Elizabeth Little is making waves with her clever debut mystery, Dear Daughter. Written with what our Whodunit columnist calls "one of the cheekiest voices in recent memory," Little follows a now-notorious Los Angeles socialite's investigation into her mother's grisly murder: a murder that's been pinned on her.
We caught up with Little and asked her about life in LA, her favorite heroines in mystery and more in a 7 questions interview.
Describe your book in one sentence.
When ex-LA It girl Janie Jenkins’s murder conviction is overturned—10 years after she went to prison for the death of her mother—she goes undercover to find out once and for all if she’s really as guilty as everyone says.
What do you love most about Janie Jenkins?
Her brains. I decided from the outset that Janie was going to be Paris Hilton: The Evil Genius Remix, and I’m so glad I did. She was such fun to write (even if I had to consult a dictionary sometimes)—and I hope she’s fun to read, too. She isn’t always the gentlest of creatures, but brilliant people tend to be brutally well defended, and I hope that people can see past the prickly surface to the much more expansive character inside.
How has your experience as an LA local influenced your interest in crime and mystery?
I’ve been a sucker for a good mystery since I was a kid: My after-school babysitter had the full library of classic Nancy Drews, and, as soon as I could read them, I worked my way through the entire collection. After that I graduated to Agatha Christie, to Ed McBain, to Elmore Leonard and so on and so forth.
But I’ve also always had a strong interest in noir, and coming to LA has really brought that out in my writing: compared to my beloved British whodunits, Dear Daughter has a harder stylistic edge, a more pessimistic worldview, a darker sensibility.
I often wonder how this book would have turned out if I had written it in any other city, because Janie is so purely a creature of Los Angeles: breezy-beautiful on the outside, sticky-dark on the inside. On the one hand we have beaches and bikram yoga and cafés where the employees are mandated to sit down each morning before work to discuss their “emotional experience.” But then we also have James Ellroy and the Black Dahlia and Sharon Tate. It’s such an eerie, ominous place really. This pervasive sense of past horrors—this underlying darkness that still resonates in the sunny present—has been absolutely key both to Janie’s character and also to the mood and atmosphere of the story as a whole.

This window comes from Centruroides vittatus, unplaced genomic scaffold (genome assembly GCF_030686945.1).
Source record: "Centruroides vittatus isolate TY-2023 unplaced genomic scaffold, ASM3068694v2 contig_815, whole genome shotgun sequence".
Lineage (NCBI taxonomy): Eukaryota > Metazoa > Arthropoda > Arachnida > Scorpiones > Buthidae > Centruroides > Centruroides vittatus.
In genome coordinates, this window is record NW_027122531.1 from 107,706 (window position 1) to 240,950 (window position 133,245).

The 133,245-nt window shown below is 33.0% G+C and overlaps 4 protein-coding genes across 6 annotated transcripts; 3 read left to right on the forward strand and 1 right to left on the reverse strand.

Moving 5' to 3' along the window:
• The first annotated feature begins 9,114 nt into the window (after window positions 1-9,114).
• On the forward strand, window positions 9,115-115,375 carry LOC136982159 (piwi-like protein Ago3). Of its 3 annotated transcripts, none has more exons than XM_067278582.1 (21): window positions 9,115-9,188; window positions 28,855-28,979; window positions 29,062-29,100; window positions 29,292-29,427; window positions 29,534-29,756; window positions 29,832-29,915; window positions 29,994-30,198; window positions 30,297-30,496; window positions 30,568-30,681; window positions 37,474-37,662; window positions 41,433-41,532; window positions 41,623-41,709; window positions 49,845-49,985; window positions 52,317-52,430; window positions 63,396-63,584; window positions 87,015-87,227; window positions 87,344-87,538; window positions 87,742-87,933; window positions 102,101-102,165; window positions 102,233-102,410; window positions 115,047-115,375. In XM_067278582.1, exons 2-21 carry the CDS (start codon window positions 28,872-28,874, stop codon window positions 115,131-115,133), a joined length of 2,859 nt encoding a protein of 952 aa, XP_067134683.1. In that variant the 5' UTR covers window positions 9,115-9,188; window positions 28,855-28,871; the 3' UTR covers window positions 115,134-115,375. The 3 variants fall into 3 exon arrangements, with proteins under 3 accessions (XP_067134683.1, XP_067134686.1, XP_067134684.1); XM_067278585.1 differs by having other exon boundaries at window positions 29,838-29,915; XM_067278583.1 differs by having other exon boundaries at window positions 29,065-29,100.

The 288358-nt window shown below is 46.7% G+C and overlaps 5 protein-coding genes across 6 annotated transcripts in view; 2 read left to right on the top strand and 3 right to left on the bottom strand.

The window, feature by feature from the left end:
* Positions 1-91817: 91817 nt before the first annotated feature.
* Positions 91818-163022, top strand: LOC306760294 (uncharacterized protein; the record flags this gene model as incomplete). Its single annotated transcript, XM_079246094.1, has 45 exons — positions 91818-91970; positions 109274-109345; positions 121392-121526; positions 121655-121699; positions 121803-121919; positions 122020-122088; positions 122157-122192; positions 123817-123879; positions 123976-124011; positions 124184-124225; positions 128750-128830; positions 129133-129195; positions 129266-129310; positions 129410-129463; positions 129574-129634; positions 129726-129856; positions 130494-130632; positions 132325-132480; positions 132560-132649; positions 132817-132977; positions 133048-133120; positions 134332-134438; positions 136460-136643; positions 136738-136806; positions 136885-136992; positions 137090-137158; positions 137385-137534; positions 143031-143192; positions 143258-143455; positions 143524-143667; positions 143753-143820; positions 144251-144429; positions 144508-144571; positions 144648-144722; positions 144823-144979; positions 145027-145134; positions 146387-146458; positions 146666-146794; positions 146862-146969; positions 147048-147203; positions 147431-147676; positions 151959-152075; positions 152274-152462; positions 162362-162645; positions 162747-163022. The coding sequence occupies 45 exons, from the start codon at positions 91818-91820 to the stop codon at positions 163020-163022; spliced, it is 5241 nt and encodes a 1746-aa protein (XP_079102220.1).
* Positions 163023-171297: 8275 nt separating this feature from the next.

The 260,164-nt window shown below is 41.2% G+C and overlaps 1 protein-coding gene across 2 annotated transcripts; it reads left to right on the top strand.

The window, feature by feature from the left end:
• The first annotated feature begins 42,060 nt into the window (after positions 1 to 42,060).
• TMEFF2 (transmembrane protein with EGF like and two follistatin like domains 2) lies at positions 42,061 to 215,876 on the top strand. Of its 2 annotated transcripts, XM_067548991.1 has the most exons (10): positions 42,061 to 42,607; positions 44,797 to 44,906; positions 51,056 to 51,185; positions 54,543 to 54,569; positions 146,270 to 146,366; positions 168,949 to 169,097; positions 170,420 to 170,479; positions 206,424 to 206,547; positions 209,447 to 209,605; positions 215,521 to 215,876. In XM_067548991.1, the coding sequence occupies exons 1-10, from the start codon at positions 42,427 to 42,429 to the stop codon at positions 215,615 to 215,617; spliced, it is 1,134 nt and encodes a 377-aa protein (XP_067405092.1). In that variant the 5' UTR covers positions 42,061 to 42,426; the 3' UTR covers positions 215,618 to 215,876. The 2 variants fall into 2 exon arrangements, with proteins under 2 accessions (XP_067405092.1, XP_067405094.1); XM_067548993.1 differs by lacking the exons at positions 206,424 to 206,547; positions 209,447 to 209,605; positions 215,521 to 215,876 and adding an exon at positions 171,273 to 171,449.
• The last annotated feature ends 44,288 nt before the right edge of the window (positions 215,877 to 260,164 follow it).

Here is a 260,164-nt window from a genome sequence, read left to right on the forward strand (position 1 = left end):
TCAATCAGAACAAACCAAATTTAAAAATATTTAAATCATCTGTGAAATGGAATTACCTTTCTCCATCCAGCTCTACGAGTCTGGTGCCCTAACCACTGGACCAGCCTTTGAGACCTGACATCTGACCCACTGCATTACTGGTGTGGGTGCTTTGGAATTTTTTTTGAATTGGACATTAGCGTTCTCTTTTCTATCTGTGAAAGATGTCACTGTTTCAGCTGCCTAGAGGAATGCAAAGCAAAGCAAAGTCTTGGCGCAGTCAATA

(And maybe to me as a whole! But that’s a discussion for another time.)
Who are some of your favorite female protagonists in the mystery genre?
Harriet Vane, first and foremost, forever and ever. (She appears in several of Dorothy L. Sayers’s books, most notably Gaudy Night.) I also adore Mary Russell, the heroine of Laurie R. King’s Sherlock Holmes books. And I’m going to choose to classify the Harry Potter books as mysteries (which isn’t too far off, really) so I can also include Hermione Granger. Three brilliant, forceful women who are partnered with seemingly more powerful men but stubbornly outshine them all.
Name one book you think everyone should read.
The Hitchhiker’s Guide to the Galaxy.
What’s one piece of advice you would offer to a future debut author?
If you ever read a review that upsets you—that, like, makes your stomach sickly with shame and embarrassment and failure—go onto to Amazon and search for the book version of The Princess Bride. Then read the one- and two-star reviews.
Like this one:
I did not find it particularly funny and I did not like the characters. I suspect that it was a satire, but there was a nasty attitude that I really don't care to go back to.
There are similarly harsh reviews for the movie. For instance:
Silly movie, feels like it was written by a bunch of adolescents with only a beginning understanding of the great stories. Very juvenile.
If there are people out there who can hate The Princess Bride, there are people out there who can hate everything. You’re going to get bad reviews, but it doesn’t necessarily mean you’re bad . . . just that you’re in some good company.
What are you working on next?
Next up is my second mystery with another (hopefully) strong, memorable heroine. The working title is Do As I Say, and my narrator is a former shrink-to-the-stars whose patients all of a sudden start killing themselves—and it’s up to her to figure out what’s really going on. . . .
Author photo by Jonathan Vandiveer